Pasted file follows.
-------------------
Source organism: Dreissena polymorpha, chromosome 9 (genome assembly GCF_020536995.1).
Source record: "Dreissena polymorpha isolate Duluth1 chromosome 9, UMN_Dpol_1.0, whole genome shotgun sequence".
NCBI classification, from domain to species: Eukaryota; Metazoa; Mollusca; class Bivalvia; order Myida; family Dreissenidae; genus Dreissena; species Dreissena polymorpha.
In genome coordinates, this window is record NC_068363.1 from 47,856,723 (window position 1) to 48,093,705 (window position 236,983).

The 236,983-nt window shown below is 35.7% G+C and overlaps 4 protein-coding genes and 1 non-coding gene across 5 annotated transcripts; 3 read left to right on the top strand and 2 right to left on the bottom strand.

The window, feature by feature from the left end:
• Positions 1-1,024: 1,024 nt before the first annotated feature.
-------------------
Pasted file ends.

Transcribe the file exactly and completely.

Source organism: Dreissena polymorpha, chromosome 9 (genome assembly GCF_020536995.1).
Source record: "Dreissena polymorpha isolate Duluth1 chromosome 9, UMN_Dpol_1.0, whole genome shotgun sequence".
NCBI classification, from domain to species: Eukaryota; Metazoa; Mollusca; class Bivalvia; order Myida; family Dreissenidae; genus Dreissena; species Dreissena polymorpha.
In genome coordinates, this window is record NC_068363.1 from 47,856,723 (window position 1) to 48,093,705 (window position 236,983).

The 236,983-nt window shown below is 35.7% G+C and overlaps 4 protein-coding genes and 1 non-coding gene across 5 annotated transcripts; 3 read left to right on the top strand and 2 right to left on the bottom strand.

The window, feature by feature from the left end:
• Positions 1-1,024: 1,024 nt before the first annotated feature.